Stephen Bainbridge writes:
A core problem with public sector unionism is that it creates a uniquely powerful interest group. In theory, bureaucrats are supposed to work for and be accountable to the elected representatives of the people. But suppose those bureaucrats organize into large, well-funded, powerful unions that can tip election results. With very few and very unique exceptions, no workplace in which the employees elect the supervisors functions well for long…
In effect, public sector unionism thus means that representatives of the union will often be on both sides of the collective bargaining table. On the one side, the de jure union leaders. On the other side, the bought and paid for politicians. No wonder public sector union wages and benefits are breaking the back of state budgets. They are bargaining with themselves rather than with an arms’-length opponent.
Which might be a more compelling argument if the politicians were bought and paid for primarily by unions. But they’re not. They’re primarily bought and paid for by corporate interests that are anti-union. Even for those, mostly Democrats, for whom unions are a strong constituency, the influence of corporate money is still enormous. Clinton and Obama didn’t pick most of their advisers and cabinet officials in economic matters from the boards of directors of major Wall Street firms (Goldman Sachs in particular) by mere coincidence; both were major recipients of huge amounts of money from the moneyed financial interests.
As for the idea that public sector unions are bankrupting states, this depends entirely on how you frame the issue. Some studies conclude that public employees are overpaid compared to private employees, but it depends largely on which jobs you compare to which jobs — and some jobs simply do not have an equivalent.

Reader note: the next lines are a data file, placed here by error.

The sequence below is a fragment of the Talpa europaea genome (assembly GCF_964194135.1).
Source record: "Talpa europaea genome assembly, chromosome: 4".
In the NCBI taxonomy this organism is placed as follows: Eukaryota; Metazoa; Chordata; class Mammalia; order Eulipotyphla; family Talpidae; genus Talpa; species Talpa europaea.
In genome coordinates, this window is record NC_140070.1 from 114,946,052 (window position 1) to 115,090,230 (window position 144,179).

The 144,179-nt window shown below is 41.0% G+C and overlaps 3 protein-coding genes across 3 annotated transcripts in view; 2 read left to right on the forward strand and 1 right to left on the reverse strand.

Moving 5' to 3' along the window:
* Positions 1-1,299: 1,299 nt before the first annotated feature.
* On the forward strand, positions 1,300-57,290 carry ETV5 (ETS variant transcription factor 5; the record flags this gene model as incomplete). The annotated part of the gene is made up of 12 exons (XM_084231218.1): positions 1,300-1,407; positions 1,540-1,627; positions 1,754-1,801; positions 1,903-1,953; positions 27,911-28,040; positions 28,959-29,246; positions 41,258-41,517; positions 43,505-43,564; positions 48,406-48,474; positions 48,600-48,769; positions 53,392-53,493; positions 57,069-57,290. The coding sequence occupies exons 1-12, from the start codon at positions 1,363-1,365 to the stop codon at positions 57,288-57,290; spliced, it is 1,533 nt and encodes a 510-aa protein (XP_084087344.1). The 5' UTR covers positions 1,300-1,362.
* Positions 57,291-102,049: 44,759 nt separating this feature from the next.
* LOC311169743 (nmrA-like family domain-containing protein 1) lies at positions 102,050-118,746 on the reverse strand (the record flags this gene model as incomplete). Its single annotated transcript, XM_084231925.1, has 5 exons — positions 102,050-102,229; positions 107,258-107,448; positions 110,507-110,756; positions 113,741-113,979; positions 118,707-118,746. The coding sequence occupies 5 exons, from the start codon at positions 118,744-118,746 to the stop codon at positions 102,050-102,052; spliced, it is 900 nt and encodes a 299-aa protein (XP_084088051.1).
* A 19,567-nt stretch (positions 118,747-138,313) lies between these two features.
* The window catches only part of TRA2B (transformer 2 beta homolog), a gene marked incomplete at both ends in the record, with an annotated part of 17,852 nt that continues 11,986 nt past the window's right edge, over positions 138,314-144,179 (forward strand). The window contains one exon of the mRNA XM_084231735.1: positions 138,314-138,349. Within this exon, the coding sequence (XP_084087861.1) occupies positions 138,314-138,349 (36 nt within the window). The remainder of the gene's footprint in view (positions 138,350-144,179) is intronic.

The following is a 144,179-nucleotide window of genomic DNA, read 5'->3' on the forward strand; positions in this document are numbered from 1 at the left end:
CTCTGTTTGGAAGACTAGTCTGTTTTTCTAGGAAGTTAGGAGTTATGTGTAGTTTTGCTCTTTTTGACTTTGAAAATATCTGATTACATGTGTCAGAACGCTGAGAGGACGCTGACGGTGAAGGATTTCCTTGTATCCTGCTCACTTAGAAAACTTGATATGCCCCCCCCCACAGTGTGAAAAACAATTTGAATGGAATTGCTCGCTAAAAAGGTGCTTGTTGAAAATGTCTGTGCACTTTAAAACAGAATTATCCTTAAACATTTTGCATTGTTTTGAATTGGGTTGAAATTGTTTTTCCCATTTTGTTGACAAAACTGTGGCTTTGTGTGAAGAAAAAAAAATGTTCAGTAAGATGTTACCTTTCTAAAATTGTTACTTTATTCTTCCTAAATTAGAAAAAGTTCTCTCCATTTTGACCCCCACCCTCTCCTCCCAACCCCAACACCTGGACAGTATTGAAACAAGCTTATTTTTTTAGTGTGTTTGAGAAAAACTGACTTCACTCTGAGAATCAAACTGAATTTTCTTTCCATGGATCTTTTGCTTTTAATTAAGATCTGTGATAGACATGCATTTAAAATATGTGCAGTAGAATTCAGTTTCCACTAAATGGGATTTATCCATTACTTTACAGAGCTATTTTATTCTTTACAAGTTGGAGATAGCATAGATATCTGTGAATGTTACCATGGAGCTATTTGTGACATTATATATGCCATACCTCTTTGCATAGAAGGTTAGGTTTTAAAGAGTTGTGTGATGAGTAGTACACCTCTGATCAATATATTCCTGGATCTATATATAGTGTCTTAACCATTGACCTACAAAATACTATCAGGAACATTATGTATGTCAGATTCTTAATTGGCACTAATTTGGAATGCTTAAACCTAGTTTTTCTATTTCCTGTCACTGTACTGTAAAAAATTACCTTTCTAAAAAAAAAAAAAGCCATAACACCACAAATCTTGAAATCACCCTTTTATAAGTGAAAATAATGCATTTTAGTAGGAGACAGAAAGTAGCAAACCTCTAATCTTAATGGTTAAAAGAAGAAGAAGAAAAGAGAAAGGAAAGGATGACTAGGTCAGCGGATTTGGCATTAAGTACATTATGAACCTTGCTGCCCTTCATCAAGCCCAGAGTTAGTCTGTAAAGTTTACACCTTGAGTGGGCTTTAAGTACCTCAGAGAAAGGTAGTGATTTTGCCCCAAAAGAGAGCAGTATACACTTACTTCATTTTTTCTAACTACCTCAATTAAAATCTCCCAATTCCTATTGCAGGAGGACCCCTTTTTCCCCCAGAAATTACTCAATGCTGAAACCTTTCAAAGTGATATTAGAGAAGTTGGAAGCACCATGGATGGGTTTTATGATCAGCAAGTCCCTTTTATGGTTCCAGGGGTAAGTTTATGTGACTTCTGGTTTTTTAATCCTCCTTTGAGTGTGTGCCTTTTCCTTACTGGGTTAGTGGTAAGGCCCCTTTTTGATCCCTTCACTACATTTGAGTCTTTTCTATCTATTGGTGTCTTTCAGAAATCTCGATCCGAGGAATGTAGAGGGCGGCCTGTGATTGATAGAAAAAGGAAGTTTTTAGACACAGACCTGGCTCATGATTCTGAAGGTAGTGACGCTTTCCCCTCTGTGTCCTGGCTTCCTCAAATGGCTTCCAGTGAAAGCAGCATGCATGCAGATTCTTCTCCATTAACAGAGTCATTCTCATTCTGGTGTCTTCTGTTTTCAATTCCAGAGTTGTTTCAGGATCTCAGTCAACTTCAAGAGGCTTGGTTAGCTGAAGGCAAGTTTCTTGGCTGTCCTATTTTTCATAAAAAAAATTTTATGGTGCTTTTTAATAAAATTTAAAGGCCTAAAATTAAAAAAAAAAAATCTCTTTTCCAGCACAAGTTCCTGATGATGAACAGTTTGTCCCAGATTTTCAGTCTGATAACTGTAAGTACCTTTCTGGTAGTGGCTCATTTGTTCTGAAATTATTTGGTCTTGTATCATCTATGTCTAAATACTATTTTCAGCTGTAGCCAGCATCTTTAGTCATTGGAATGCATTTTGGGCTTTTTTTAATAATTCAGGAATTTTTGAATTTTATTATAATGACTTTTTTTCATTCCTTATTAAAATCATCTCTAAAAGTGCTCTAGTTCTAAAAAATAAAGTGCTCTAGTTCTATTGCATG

What is the private sector equivalent to police officers or firefighters? There are none. But if you choose to compare police officers, for example, to private security guards who don’t have the same training, same risk or same responsibilities, that comparison is going to show that police officers make much higher incomes. But they should, of course, so such a comparison is meaningless.
What is crushing state budgets is dramatically lower revenue as a result of nearly three years of anemic economic growth, high unemployment and the housing bubble killing property tax rates. In Michigan, we’ve cut $10 billion out of the state budget in the last decade, with about a billion of it coming from concessions by public employees unions, but we’re still running $1.5 billion deficits. Why? Lower revenue, not more spending.
But even if public sector unions were driving up wages and benefits and costing taxpayers too much, those are matters for negotiation. Public employees unions have made major concessions in nearly every state as the fiscal crisis has hit for the past few years. But the solution to that cannot be to deprive those unions of their collective bargaining rights, as the Wisconsin governor wants to do. The right to form unions to negotiate on our behalf is far too important to jettison for such a purpose.